Resolve Geo conduct drilling operations in search of coal. Principal geologist Gordon Saul says the company aims to minimise potential impacts to businesses and livelihoods of farmers affected by their Jefferies Creek project near Gindie.
Resolve Geo conduct drilling operations in search of coal. Principal geologist Gordon Saul says the company aims to minimise potential impacts to businesses and livelihoods of farmers affected by their Jefferies Creek project near Gindie.

Resolve aims to please

THE principal geologist of an exploration company set to drill holes searching for coal in the Fairbairn Dam catchment area says the company is very aware of its requirement not to disturb above-ground water flow in the area.

Resolve Geo have already initiated discussions with landholders who will be affected by the exploration program for its Jefferies Creek project, just south of Gindie.

The company hopes to embark on phase one of its drilling program after a period of stakeholder consultation, which will see 11 holes distributed about 2km apart scattered throughout the entire lease, Resolve principal geologist Gordon Saul (pictured) said.

Mr Saul said Resolve had already identified “buffer areas” the company will stay away from, as not to disturb above-ground water.

“We won’t go within the buffer zones, we know how important the water is to the community… we are part of the community,” Mr Saul said.

“It is a requirement of our environmental authority not to have an impact on the catchment area and we can, and will, achieve that.

“Above all else we aim to say what we’re going to do, and do what we’re going to say.”

To the anger of many landholders in the Golden Triangle, Resolve will effectively be drilling within the Strategic Cropping Land protection area, identified by the State Government in its draft policy.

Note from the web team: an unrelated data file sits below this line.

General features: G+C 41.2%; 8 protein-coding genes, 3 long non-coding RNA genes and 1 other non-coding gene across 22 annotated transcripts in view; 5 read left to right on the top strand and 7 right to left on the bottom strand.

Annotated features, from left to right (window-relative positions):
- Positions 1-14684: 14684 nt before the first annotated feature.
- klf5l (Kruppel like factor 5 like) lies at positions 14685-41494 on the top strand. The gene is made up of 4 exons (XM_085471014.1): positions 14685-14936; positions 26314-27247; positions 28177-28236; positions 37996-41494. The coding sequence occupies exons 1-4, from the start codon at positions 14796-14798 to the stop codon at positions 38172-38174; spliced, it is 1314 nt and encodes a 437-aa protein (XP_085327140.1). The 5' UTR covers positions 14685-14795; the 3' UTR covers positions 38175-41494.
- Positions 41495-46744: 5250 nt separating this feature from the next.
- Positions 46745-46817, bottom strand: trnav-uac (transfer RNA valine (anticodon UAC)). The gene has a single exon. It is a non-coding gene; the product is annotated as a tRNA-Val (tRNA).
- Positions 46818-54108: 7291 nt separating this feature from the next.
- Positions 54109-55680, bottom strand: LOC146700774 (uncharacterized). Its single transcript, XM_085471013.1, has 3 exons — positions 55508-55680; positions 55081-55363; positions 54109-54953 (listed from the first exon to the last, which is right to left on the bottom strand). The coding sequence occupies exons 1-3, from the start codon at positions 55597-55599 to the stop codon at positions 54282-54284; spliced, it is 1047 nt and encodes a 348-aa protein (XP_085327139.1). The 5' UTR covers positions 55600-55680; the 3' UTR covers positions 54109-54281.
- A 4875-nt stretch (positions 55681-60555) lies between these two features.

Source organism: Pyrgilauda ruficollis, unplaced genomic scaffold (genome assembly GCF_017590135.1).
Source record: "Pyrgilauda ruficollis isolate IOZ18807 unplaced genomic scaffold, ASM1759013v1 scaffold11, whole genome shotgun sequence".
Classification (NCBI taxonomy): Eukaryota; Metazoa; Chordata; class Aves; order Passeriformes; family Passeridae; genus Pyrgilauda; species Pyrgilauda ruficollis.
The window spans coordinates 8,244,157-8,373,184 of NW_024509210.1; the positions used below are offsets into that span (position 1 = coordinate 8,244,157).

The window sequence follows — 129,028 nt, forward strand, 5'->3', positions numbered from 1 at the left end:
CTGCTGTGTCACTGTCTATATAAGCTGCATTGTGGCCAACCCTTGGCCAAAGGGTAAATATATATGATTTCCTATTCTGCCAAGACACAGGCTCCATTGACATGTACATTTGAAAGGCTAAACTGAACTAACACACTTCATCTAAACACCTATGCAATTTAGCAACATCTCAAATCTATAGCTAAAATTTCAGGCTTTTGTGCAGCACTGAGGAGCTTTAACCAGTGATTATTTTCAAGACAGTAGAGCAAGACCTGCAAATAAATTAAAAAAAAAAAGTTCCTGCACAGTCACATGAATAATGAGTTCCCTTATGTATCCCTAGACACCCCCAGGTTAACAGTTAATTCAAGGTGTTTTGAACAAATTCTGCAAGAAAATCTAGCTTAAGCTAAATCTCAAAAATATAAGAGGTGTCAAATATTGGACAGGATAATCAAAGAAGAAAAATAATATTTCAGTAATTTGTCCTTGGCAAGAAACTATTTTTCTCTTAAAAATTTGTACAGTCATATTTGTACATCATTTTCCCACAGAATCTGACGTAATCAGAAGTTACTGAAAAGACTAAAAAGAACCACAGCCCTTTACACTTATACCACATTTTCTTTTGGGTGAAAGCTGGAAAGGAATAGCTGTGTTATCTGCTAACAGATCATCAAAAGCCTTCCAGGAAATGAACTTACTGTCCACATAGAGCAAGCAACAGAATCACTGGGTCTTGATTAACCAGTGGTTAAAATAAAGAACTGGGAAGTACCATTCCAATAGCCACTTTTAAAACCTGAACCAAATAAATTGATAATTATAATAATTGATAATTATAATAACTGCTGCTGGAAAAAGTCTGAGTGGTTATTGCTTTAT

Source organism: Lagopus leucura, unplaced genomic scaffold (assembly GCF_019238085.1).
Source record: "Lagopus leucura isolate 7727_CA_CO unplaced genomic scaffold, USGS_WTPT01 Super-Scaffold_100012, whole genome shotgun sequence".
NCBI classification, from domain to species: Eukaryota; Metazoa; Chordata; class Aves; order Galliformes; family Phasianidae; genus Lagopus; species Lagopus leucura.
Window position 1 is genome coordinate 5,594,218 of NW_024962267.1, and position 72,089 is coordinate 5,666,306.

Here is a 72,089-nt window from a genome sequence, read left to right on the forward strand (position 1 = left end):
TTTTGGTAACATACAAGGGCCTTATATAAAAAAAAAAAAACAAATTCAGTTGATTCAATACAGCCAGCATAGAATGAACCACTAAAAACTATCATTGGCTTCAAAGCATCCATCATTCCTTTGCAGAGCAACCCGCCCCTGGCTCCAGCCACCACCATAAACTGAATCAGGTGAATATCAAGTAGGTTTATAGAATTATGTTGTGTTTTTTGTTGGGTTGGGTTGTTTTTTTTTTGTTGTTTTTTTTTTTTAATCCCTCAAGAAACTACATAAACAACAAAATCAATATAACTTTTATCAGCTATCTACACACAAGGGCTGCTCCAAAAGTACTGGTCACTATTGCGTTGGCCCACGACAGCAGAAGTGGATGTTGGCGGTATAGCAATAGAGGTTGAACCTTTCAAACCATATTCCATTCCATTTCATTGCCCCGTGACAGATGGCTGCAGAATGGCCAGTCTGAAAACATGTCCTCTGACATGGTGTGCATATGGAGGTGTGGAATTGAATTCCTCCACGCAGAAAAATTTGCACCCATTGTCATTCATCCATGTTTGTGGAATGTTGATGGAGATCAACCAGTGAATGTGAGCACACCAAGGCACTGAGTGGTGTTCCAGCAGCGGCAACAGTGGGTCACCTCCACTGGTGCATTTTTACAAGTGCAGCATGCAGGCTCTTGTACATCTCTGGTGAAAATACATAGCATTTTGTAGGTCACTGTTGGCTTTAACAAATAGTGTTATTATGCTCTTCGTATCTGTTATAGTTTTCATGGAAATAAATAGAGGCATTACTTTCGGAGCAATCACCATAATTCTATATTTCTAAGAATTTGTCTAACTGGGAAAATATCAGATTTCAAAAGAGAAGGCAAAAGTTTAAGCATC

“Strategic Cropping Land will no doubt have an effect on how we operate in the area, and we need to make sure we comply with every stakeholder’s requirements,” Mr Saul said.

He said Resolve would likely look at an underground bord and pillar operation further exploration drilling went to plan.

“There are systems we can put in place that will mitigate any negative affects on the land,” he said.

“With underground bord and pillar you are effectively backfilling as you go, which stabilises the ground. In truth, you really have little or no affect on the land at all.”

“Open cut is not available to us under the terms of the draft strategic cropping land policy.”

He said the company’s main focus over the next month was articulating its plans to landholders clearly.

“Our approach will certainly be to minimise any potential impacts on their businesses and livelihoods,” Mr Saul said.

Resolve project geologist Mike Skinner recently met with 14 landholders in Gindie to discuss the company’s plans.

Gordon Staal, whose property Emembi Downs will be explored, described the meeting as “a tense affair”.

“There is a fair bit of unease, we’re all wondering what the truth is,” Mr Staal said.

He said he had been conducting his own research to see how cropping policy might protect his family farm, but a lack of clarity and a struggle to find answers had left him questioning its ability.


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